the battery from the laptop then he already prepared his tools a pliers, black stick,
philip head screwdriver, dental pick, blades, cotton swab and a tray for storing the
screws. The process of breaking down a computer if not experience can be super
long. He was that experience with computers he jump start and unscrew the back of
the device then the screws instantly stick to the Phillip head screwdriver because it
has a magnetic tip, he then place the screws and other parts in the trays then after he
flip over the laptop and open up and unscrew and remove the key board from the
motherboard connector. He even went further and and unscrew the motherboard and
separate the wires that are connected on it. I think If I should take apart a laptop I
would have to take pictures or small videos clips of each steps just not to get
confused with disassembled and assembled a laptop. This video has taught me a lot
which in the future I can reuse if I ever work with computer repair. First thing I
noticed is that the laptop is on a tile floor or counter, probably in someones kitchen.
Even though the area is clean, when working with something like a laptop or pc, I
would have prepared better by setting up a workstation. Second thing I noticed was
that the technician is not wearing a ESD strap which would protect from electrostatic
discharge that can damage chips and destroy motherboards. I also noticed that the
screwdrivers that are being used have magnetic tips. Magnetic tips could cause
damage to motherboards or other important components. In this video the technician
also puts all the removed components on the floor, even the RAM. RAM is a very
important component and should be handled with more care, best practice is to use an
anti static mat or bag. Lastly all the screws were just laid on the floor asking to be
lost or used in the wrong location. I would recommend a better video if looking for
best practices when working with computers. I want to first start off by saying I hope
all is well with everyone and their families during these scary times. It has been years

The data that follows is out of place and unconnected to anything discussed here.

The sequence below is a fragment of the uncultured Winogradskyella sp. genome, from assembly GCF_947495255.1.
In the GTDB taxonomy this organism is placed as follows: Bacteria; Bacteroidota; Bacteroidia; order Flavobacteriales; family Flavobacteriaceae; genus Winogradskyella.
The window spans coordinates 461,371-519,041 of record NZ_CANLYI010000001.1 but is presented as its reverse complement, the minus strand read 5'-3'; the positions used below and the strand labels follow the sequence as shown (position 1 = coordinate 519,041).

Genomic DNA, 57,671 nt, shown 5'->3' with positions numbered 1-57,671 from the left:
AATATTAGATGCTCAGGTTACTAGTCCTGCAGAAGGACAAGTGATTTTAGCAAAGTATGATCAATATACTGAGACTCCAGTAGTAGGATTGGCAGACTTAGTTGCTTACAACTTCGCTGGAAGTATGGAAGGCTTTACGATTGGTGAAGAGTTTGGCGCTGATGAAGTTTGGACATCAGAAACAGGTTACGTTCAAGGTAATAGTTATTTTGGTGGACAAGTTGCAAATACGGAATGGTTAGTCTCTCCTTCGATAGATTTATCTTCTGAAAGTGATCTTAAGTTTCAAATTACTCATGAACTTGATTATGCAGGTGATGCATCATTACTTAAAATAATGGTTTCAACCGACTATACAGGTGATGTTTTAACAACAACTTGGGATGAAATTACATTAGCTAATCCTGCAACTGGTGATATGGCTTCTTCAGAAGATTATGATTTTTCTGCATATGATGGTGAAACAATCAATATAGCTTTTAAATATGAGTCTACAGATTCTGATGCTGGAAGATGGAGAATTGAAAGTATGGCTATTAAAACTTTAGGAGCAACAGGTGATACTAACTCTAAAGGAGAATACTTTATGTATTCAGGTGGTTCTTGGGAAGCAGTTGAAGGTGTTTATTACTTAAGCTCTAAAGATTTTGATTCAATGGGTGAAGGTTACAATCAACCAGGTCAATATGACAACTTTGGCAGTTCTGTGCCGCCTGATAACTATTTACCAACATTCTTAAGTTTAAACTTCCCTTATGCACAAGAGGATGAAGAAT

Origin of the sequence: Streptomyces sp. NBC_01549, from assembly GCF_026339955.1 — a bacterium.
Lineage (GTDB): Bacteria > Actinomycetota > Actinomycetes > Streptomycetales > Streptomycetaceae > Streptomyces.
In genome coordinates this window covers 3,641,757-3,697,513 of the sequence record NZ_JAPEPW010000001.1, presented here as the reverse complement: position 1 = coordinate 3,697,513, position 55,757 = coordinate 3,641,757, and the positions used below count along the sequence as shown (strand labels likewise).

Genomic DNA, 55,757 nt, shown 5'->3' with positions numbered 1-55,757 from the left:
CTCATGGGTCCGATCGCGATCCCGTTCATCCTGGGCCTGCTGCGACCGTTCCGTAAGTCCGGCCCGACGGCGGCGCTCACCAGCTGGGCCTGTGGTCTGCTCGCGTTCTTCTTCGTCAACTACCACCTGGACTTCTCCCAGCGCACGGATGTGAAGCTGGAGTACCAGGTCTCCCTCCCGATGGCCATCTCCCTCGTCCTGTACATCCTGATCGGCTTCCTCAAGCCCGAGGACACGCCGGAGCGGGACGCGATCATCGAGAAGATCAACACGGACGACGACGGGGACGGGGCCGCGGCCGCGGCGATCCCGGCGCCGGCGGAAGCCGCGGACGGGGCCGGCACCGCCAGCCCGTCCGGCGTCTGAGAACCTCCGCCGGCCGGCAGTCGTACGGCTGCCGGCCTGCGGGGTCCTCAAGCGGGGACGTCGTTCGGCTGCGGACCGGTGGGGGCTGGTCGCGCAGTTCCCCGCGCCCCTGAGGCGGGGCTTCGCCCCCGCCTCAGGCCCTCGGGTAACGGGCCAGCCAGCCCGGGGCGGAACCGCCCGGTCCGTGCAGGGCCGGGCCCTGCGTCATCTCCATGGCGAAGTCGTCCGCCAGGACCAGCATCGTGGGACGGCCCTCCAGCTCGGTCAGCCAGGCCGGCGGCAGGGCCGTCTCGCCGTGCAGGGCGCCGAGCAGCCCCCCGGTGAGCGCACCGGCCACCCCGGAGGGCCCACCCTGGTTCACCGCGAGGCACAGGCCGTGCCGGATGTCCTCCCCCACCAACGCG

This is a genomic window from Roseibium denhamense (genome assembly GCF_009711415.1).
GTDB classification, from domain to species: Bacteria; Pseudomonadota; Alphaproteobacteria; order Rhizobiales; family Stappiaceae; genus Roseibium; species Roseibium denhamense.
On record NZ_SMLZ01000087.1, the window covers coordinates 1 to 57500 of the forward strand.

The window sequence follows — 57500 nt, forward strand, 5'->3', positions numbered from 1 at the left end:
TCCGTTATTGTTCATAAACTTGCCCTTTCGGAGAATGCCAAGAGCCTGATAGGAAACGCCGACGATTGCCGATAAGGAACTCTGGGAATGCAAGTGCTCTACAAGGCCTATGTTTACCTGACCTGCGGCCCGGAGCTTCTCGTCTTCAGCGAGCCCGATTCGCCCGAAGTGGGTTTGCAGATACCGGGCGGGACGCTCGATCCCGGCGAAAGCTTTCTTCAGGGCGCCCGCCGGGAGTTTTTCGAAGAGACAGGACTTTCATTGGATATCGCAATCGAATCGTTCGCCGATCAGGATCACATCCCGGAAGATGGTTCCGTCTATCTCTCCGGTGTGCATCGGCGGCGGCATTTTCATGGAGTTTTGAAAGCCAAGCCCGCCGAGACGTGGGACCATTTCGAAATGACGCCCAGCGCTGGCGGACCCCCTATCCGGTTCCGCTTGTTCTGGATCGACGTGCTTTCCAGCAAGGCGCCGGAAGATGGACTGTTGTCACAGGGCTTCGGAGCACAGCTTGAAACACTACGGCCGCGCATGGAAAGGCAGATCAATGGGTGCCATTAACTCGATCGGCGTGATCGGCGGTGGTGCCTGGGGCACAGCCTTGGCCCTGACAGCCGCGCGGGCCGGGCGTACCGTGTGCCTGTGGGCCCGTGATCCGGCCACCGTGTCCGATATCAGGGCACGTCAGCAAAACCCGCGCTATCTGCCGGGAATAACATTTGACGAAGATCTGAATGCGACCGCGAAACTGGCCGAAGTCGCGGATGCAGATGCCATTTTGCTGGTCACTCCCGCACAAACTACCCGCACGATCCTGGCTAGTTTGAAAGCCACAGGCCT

since I seen a PC be built from scratch, so I decided to watch more than 1 video.
While both video tutorials offered great insight into what it is needed to assemble the
PC, the videos both offered some vast differences. The first video I watched was
geared more toward the assembly of a desktop computer. The person doing the video
first showed the parts he was using to build the computer. However, the person never
spoke and just pointed to where the parts were going with no real explanation of the
part and the functions the parts provide to make the computer run. Another thing I
noticed was he did not even turn the computer on, so I did not know if everything
was installed properly or correctly. The second video I watched was geared toward
laptop assembly and installing a CPU. The host of the video was showing different
CPU chips that plug into the motherboard using pins. He also explained the two types
of main CPU sockets the LPA and the PGA style sockets which I thought was very
informative. The only real error that I noticed was the second video only really spoke
on the CPU Sockets and nothing else really. I am excited to begin this class and I
hope to learn a lot of information that will be beneficial to my career in the future.
The first thing I noticed is he didn’t mention anything about backing up important
data. I assume this is because his whole intention was to reuse parts for a different
computer build. The other issue I saw was there wasn’t any ESD protective strap
used. These straps can be very useful and help reduce unwanted damage that could
have been avoided. I sometimes use these straps at my current job to be sure nothing
is harmed while installing or upgrading. I like in the video how he has little pieces of
advice like to make sure you remove all M.2 drives under heat sinks. I also noticed
in the video he used a magnetic hardware cup for the hardware, so he doesn’t lose it
while working. In this video he breaks down three different computer and, they are
two different styles of cooling for the processor. On the second computer he shows
how the thermal past can harden and be difficult to remove the fan that’s directly
attached to it, whereas the other computer used liquid cooling style to help the
processor stay in working temperatures. This is a tear down video but on the same
channel you can also watch how the other PC’s are put together. The benefits of
computers are copious. They make research, communication, shopping and a host of
other tasks easier, quicker, and with greater accessibility to reach beyond your local